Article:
GCSE food preparation is a food science course that involves a blend of practical along with chemistry and biology based elements that link to the science of how ingredients work and why. The subject content within the course will cover a wide range of elements from food science such as the chemical reasons why mixtures are thickened down to the natural process that occurs when sugar is browned or caramelised. Over the breath of the course pupils will cover twelve essential technical cookery skills.

Year 11

Autumn Term            

12 practical food skills

Learning about foods around the world

Spring Term               

Practical exam 3 hours (controlled assessment)

Summer Term           

Exam preparation and Revision

Year eleven resistant materials

Design and Technology

Exam Board : www.aqa.org.uk

Specification : 8552

Final Assessment :  Pupils are assessed through two Units. Unit 1 is a written exam (50%) focusing on technical principles, designing and making principles. Unit 2 is controlled assessment (50%) and involves a substantial design and make task with a portfolio and design ideas, developments and evaluation.

 

Course Overview

The GCSE Design and Technology course will prepare pupils to participate confidently and successfully in an increasingly technological world. Pupils will gain awareness and learn from wider influences on Design and Technology including historical, social, cultural, environmental and economic factors. Students will get the opportunity to work creatively when designing and making and apply technical and practical expertise.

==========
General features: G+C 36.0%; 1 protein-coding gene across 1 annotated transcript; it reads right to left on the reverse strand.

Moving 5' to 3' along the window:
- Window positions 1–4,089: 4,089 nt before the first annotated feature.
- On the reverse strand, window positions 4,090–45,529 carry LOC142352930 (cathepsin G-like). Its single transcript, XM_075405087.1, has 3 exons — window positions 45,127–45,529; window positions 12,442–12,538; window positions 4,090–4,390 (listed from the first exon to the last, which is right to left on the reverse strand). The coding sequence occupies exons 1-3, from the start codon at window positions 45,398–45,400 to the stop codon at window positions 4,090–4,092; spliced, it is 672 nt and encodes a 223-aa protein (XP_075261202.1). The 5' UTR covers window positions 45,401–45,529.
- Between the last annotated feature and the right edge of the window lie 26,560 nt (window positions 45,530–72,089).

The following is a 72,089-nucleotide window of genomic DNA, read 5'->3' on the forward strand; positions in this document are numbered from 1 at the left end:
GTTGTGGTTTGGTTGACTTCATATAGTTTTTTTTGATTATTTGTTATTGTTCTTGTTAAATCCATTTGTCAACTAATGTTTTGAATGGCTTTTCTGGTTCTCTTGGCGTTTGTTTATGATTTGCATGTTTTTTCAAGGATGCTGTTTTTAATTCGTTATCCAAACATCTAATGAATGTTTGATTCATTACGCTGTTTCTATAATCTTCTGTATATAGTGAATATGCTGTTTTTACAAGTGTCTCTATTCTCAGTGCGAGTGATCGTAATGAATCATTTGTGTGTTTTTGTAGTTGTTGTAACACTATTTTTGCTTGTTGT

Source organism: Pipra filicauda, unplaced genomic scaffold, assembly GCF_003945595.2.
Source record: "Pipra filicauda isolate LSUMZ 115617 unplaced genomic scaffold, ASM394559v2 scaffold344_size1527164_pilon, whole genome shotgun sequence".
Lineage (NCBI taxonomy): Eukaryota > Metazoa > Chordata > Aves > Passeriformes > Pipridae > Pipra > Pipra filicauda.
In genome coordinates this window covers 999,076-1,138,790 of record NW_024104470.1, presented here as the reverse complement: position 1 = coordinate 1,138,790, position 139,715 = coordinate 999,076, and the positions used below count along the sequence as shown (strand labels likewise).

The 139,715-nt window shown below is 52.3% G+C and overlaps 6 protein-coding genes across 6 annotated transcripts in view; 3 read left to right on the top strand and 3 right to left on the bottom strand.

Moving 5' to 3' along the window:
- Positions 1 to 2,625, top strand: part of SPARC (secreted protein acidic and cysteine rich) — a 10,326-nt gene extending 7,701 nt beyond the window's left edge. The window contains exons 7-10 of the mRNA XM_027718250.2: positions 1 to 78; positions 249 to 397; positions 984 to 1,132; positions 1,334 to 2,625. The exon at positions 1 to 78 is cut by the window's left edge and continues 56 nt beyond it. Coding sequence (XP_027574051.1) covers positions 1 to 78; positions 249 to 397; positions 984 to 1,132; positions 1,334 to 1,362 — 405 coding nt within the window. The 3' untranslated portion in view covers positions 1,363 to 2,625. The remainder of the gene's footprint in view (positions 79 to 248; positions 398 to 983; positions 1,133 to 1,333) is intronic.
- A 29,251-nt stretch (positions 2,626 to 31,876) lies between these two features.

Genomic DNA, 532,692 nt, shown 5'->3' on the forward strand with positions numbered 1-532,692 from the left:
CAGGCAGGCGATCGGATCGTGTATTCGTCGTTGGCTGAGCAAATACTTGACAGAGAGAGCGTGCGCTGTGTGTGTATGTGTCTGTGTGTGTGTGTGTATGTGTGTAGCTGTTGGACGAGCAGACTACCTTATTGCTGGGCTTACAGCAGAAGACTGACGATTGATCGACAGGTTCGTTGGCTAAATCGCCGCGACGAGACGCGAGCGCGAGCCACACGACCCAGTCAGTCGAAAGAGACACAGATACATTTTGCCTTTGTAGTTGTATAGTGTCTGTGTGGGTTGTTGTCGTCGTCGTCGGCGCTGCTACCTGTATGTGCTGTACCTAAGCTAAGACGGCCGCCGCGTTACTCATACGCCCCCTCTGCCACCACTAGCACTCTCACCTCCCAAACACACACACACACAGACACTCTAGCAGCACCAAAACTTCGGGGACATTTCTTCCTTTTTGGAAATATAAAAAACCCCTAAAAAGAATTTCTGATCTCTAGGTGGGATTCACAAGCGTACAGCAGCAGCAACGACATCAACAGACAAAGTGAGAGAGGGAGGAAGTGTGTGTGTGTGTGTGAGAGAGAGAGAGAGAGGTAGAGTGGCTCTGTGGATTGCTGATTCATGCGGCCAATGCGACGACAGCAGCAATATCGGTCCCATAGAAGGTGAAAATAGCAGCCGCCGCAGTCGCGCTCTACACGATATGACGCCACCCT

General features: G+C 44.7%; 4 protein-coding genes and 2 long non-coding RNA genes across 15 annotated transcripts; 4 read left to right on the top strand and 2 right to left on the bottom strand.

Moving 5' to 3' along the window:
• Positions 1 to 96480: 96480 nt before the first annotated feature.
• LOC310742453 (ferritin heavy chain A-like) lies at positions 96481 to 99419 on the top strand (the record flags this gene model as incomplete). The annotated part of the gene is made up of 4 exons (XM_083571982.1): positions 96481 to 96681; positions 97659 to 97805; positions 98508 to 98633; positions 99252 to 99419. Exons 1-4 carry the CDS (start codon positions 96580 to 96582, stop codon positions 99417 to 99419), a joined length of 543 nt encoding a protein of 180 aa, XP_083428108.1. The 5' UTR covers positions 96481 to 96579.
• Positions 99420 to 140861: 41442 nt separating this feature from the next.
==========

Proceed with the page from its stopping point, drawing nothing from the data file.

Pupils will study core technical and designing and making principles, including a broad range of design processes, materials techniques and equipment. They will also have the opportunity to study specialist technical principles in greater depth.

Year 11

Autumn Term            

Focused Practical Tasks and Portfolio Development

 

Spring Term               

Focused Practical Tasks and Portfolio Completion

Theory and Technical Principles   

                            

Summer Term            Exam Preparation and Revision

 

Year eleven textiles

Art Textiles

Exam board : www.aqa.org.uk

Specification: 8204/C and 8204/X

Final assessment: Component one (60%) is assessed through the completion of a portfolio of work. Component two (40%) is a project chosen from an externally set paper and includes a ten hour practical exam.

Year eleven course overview

In the autumn Term, pupils will complete the final aspects of their component one Portfolio. In January the exam board release the component two exam paper, the paper consists of seven questions and pupils will choose one to respond to. Their component two project will include observational samples and artist research based on a range of different themes.

Pupils will then use this work to make an informed choice of which theme to take further and complete an extended project covering all four assessment objectives. 

  • AO1: Develop ideas through investigations, demonstrating critical understanding of sources.
  • AO2: Refine work by exploring ideas, selecting and experimenting with appropriate media, materials, techniques and processes.
  • AO3: Record ideas, observations and insights relevant to intentions as work progresses.
  • AO4: Present a personal and meaningful response that realises intentions and demonstrates understanding of visual language.

The final element is a ten hour practical exam (split over two days) during which pupils will produce a final piece of work developed and refined from their project.

Autumn term

Completion of Component 1 portfolio

Spring term

Selection of question from the externally set exam paper. Development and exploration of ideas in response to their chosen question. Experimenting with different techniques and different media.

Summer term

Completion of component two project portfolio. Practical examination.